"Nothing against Peter Sauber, as what he has done this year is better than what Mercedes has done. But someone like Michael belongs with a global company or a famous racing team.
"And at Sauber he cannot fight for the title," added Weber.
The Sauber link, however, will continue for as long as Schumacher and his new manager Sabine Kehm do not rule out otherwise.
Kehm told CNN: "The answer is that we will carefully think about any options we have. We are not in a hurry to do this.
"In the meantime though we will not give out any reports and discuss the different steps."
Niki Lauda was instrumental in Mercedes' decision to replace Schumacher with Lewis Hamilton, but the great Austrian hopes the former Benetton and Ferrari driver does not retire altogether.
"Naturally, his withdrawal would leave a big hole in formula one," he is quoted by Der Spiegel.
Greek gov't to subsidize F1 track
(GMM) Greece has set aside almost EUR 30 million to subsidize the construction of a formula one circuit, the country's development ministry said.
Bloomberg reports that, despite Greece's deep economic woes, the track will be built near the western port city of Patras at a total cost of just under EUR 95 million.
Private investment company Racetrack Patras SA will oversee the project, journalist Paul Tugwell wrote.
Lauda denies becoming Mercedes' new 'strong man'
(GMM) Niki Lauda has vowed "no compromise" amid speculation he is the new strong man at Mercedes.
Some insiders have drawn a parallel between the triple world champion's new arrival as non-executive chairman at Mercedes and his role at Jaguar early last decade.
Ten years ago, Lauda joined Jaguar and tension between him and team boss Bobby Rahal led to the great Austrian's ascension to the throne.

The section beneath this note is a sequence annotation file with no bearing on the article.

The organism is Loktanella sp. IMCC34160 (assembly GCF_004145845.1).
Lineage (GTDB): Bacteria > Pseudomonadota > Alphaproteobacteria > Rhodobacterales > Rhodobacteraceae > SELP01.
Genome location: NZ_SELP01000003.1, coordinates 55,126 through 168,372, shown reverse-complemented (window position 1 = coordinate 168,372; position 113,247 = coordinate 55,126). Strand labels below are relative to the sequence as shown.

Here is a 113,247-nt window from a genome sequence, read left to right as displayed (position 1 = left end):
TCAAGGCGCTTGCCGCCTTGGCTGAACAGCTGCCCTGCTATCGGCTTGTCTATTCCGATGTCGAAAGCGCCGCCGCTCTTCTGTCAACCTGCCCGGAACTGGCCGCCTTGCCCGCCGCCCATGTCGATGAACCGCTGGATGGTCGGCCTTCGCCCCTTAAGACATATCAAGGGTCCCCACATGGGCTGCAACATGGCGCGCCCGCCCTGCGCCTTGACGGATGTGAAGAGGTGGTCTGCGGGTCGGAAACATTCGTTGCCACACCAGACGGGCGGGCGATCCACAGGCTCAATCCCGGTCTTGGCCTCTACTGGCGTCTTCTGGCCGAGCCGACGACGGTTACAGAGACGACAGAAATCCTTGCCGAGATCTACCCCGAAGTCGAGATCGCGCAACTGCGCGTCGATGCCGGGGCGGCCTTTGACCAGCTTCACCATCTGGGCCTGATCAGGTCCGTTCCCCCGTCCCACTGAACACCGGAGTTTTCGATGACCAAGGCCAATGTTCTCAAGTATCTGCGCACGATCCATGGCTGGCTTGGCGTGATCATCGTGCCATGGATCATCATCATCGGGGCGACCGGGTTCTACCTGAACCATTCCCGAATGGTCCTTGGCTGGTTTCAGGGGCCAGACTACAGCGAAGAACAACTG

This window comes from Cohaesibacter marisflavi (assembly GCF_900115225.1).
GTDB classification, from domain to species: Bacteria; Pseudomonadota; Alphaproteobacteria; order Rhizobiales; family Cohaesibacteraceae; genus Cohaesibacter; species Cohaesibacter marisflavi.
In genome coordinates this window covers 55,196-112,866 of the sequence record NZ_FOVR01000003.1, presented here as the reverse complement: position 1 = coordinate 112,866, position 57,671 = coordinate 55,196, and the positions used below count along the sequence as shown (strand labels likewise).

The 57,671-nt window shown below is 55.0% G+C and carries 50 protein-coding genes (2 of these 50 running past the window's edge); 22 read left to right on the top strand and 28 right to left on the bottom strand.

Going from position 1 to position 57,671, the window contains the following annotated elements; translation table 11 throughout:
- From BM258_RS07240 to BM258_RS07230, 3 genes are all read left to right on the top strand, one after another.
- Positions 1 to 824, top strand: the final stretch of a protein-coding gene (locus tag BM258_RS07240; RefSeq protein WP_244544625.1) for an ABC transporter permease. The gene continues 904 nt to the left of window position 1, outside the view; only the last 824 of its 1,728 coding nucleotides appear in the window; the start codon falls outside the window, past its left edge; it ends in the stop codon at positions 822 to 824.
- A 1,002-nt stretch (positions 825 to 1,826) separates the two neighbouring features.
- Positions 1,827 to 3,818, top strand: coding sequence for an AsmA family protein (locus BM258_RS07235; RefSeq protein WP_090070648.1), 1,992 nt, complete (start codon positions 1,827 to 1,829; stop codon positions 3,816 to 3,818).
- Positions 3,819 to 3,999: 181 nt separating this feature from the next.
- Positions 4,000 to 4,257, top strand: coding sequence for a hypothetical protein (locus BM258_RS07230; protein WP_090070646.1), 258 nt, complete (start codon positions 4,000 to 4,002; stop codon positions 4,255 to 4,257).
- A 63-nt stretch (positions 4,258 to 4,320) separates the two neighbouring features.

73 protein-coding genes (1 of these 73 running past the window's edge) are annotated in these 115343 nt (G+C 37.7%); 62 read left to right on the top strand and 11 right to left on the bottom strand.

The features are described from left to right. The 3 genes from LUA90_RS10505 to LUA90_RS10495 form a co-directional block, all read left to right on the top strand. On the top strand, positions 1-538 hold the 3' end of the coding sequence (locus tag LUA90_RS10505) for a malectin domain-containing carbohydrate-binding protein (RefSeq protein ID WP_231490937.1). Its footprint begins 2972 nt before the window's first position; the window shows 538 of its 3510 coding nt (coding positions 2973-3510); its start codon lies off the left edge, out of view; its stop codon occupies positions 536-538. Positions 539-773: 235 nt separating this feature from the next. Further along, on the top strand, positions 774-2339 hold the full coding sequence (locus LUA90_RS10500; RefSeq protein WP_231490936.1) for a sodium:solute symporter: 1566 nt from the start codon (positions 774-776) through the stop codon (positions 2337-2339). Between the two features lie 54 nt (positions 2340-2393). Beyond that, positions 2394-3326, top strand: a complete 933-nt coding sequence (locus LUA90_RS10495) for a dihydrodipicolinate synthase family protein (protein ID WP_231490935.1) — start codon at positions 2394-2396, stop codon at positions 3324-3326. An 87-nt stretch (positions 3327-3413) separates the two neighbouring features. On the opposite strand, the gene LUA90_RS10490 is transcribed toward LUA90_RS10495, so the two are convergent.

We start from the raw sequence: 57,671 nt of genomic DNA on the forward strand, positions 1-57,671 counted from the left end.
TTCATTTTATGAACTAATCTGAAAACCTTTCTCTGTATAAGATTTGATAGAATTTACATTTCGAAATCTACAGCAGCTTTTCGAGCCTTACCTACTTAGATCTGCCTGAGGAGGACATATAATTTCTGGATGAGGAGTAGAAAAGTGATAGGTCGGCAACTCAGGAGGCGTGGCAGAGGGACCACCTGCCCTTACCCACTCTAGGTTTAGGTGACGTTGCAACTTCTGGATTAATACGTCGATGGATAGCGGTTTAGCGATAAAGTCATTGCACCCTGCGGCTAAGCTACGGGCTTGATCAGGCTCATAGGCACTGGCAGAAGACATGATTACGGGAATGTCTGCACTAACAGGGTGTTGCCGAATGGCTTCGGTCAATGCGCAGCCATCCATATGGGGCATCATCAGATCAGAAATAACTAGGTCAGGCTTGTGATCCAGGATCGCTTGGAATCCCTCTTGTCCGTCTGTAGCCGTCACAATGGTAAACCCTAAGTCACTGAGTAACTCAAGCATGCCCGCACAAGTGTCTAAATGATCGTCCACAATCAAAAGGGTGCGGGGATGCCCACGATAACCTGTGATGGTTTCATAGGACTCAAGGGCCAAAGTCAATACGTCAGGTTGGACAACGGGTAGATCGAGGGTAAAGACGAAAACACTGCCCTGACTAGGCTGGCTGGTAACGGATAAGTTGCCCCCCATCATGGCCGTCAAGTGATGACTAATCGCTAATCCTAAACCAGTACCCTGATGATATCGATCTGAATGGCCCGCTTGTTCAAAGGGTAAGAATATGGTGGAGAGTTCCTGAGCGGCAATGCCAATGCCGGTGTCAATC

So should Ross Brawn and Norbert Haug be worried now?
"I certainly will not compromise," 63-year-old Lauda told Osterreich in an interview.
"Together, we must ensure that Mercedes is able to compete next season.
"I'm not an engineer, so I will see that the right people are working with the right priorities and figure out why it did not work out this year," said Lauda.
He baulked at reports he is set to take over from Briton Brawn as the real 'strong man' of Mercedes.
"That's still (going to be) the team principal Ross Brawn, who is responsible for the development of the car and the team," Lauda insisted to the Frankfurter Allgemeine Zeitung newspaper.
"I'm something like the link between the racing headquarters in the UK and the company headquarters in Germany," he explained.
Indeed, Lauda will have little to do with the operation of the team at grands prix, as he is continuing as a television pundit for the German broadcaster RTL.
Ferrari to close wind tunnel for winter fix
(GMM) Ferrari will close its wind tunnel for a period this forthcoming winter in order to ensure the Maranello facility is working properly.
Italy's La Gazzetta dello Sport said the move follows the famous team's concerns that the data produced by the tunnel has not been totally reliable in recent years.
"Stefano Domenicali has decided to close the tunnel for a while in order to do verifications and calibrations," Ferrari president Luca di Montezemolo is quoted by the Finnish broadcaster MTV3.
The reports said the wind tunnel closure will occur in December or January.
The Spanish sports newspaper Marca said Ferrari will "look elsewhere" for its wind tunnel testing during this time.
The great team has in the recent past used former F1 team Toyota's state of the art facility in Cologne.
The recalibration of the Maranello tunnel follows Ferrari's signing this year of renowned F1 aerodynamicists Ben Agathangelou and Loic Bigois, Marca added.